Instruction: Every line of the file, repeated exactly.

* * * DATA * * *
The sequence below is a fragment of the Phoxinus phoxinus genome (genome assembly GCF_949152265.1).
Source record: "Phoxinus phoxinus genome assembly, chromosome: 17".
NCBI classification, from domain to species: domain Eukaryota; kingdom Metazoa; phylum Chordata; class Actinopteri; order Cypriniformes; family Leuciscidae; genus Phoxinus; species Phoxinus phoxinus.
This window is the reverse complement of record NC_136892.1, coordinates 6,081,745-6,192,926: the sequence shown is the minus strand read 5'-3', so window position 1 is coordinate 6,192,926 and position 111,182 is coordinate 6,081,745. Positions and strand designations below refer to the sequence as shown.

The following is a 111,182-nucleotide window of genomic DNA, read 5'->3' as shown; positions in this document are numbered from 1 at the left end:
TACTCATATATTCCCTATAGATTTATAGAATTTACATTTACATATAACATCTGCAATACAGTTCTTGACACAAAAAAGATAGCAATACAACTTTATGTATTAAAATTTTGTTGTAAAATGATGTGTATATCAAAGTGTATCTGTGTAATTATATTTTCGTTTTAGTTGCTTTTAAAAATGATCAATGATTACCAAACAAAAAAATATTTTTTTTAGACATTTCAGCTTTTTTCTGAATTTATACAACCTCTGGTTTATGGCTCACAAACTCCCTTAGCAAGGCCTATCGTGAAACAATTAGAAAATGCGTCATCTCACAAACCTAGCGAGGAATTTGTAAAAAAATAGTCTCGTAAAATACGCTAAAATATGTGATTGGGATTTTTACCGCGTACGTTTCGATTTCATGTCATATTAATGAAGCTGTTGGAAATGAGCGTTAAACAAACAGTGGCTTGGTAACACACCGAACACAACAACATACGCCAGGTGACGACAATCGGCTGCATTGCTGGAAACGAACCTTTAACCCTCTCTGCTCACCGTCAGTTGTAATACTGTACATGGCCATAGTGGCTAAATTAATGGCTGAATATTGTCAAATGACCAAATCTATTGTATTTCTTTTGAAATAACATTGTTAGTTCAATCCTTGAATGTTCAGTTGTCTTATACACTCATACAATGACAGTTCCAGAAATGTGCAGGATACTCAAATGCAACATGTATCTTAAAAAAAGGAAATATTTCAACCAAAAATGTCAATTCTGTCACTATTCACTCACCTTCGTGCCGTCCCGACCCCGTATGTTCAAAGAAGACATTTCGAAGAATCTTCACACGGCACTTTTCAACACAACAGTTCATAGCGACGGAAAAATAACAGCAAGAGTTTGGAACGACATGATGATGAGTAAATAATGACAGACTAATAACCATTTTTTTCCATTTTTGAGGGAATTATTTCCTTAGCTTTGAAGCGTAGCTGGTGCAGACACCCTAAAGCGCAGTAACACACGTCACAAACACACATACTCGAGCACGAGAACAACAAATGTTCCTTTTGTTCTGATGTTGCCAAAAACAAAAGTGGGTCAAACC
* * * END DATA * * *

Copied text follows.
The sequence below is a fragment of the Phoxinus phoxinus genome (genome assembly GCF_949152265.1).
Source record: "Phoxinus phoxinus genome assembly, chromosome: 17".
NCBI classification, from domain to species: domain Eukaryota; kingdom Metazoa; phylum Chordata; class Actinopteri; order Cypriniformes; family Leuciscidae; genus Phoxinus; species Phoxinus phoxinus.
This window is the reverse complement of record NC_136892.1, coordinates 6,081,745-6,192,926: the sequence shown is the minus strand read 5'-3', so window position 1 is coordinate 6,192,926 and position 111,182 is coordinate 6,081,745. Positions and strand designations below refer to the sequence as shown.

The following is a 111,182-nucleotide window of genomic DNA, read 5'->3' as shown; positions in this document are numbered from 1 at the left end:
TACTCATATATTCCCTATAGATTTATAGAATTTACATTTACATATAACATCTGCAATACAGTTCTTGACACAAAAAAGATAGCAATACAACTTTATGTATTAAAATTTTGTTGTAAAATGATGTGTATATCAAAGTGTATCTGTGTAATTATATTTTCGTTTTAGTTGCTTTTAAAAATGATCAATGATTACCAAACAAAAAAATATTTTTTTTAGACATTTCAGCTTTTTTCTGAATTTATACAACCTCTGGTTTATGGCTCACAAACTCCCTTAGCAAGGCCTATCGTGAAACAATTAGAAAATGCGTCATCTCACAAACCTAGCGAGGAATTTGTAAAAAAATAGTCTCGTAAAATACGCTAAAATATGTGATTGGGATTTTTACCGCGTACGTTTCGATTTCATGTCATATTAATGAAGCTGTTGGAAATGAGCGTTAAACAAACAGTGGCTTGGTAACACACCGAACACAACAACATACGCCAGGTGACGACAATCGGCTGCATTGCTGGAAACGAACCTTTAACCCTCTCTGCTCACCGTCAGTTGTAATACTGTACATGGCCATAGTGGCTAAATTAATGGCTGAATATTGTCAAATGACCAAATCTATTGTATTTCTTTTGAAATAACATTGTTAGTTCAATCCTTGAATGTTCAGTTGTCTTATACACTCATACAATGACAGTTCCAGAAATGTGCAGGATACTCAAATGCAACATGTATCTTAAAAAAAGGAAATATTTCAACCAAAAATGTCAATTCTGTCACTATTCACTCACCTTCGTGCCGTCCCGACCCCGTATGTTCAAAGAAGACATTTCGAAGAATCTTCACACGGCACTTTTCAACACAACAGTTCATAGCGACGGAAAAATAACAGCAAGAGTTTGGAACGACATGATGATGAGTAAATAATGACAGACTAATAACCATTTTTTTCCATTTTTGAGGGAATTATTTCCTTAGCTTTGAAGCGTAGCTGGTGCAGACACCCTAAAGCGCAGTAACACACGTCACAAACACACATACTCGAGCACGAGAACAACAAATGTTCCTTTTGTTCTGATGTTGCCAAAAACAAAAGTGGGTCAAACC